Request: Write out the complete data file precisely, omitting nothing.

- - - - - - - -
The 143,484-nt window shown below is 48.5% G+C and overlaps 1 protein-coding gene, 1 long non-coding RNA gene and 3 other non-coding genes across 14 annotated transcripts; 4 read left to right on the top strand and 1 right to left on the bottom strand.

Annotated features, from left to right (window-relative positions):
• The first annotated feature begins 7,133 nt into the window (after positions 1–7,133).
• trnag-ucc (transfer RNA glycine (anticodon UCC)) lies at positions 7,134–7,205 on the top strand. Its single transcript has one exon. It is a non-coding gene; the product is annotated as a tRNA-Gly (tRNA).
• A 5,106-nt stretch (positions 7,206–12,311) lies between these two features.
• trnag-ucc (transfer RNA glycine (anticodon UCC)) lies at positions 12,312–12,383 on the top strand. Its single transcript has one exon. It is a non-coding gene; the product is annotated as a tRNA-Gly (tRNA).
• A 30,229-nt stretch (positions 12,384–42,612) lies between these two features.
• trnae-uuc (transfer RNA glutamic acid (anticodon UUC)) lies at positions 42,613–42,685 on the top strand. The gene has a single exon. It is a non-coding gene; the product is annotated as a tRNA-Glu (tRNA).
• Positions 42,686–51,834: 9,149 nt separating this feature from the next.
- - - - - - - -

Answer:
The 143,484-nt window shown below is 48.5% G+C and overlaps 1 protein-coding gene, 1 long non-coding RNA gene and 3 other non-coding genes across 14 annotated transcripts; 4 read left to right on the top strand and 1 right to left on the bottom strand.

Annotated features, from left to right (window-relative positions):
• The first annotated feature begins 7,133 nt into the window (after positions 1–7,133).
• trnag-ucc (transfer RNA glycine (anticodon UCC)) lies at positions 7,134–7,205 on the top strand. Its single transcript has one exon. It is a non-coding gene; the product is annotated as a tRNA-Gly (tRNA).
• A 5,106-nt stretch (positions 7,206–12,311) lies between these two features.
• trnag-ucc (transfer RNA glycine (anticodon UCC)) lies at positions 12,312–12,383 on the top strand. Its single transcript has one exon. It is a non-coding gene; the product is annotated as a tRNA-Gly (tRNA).
• A 30,229-nt stretch (positions 12,384–42,612) lies between these two features.
• trnae-uuc (transfer RNA glutamic acid (anticodon UUC)) lies at positions 42,613–42,685 on the top strand. The gene has a single exon. It is a non-coding gene; the product is annotated as a tRNA-Glu (tRNA).
• Positions 42,686–51,834: 9,149 nt separating this feature from the next.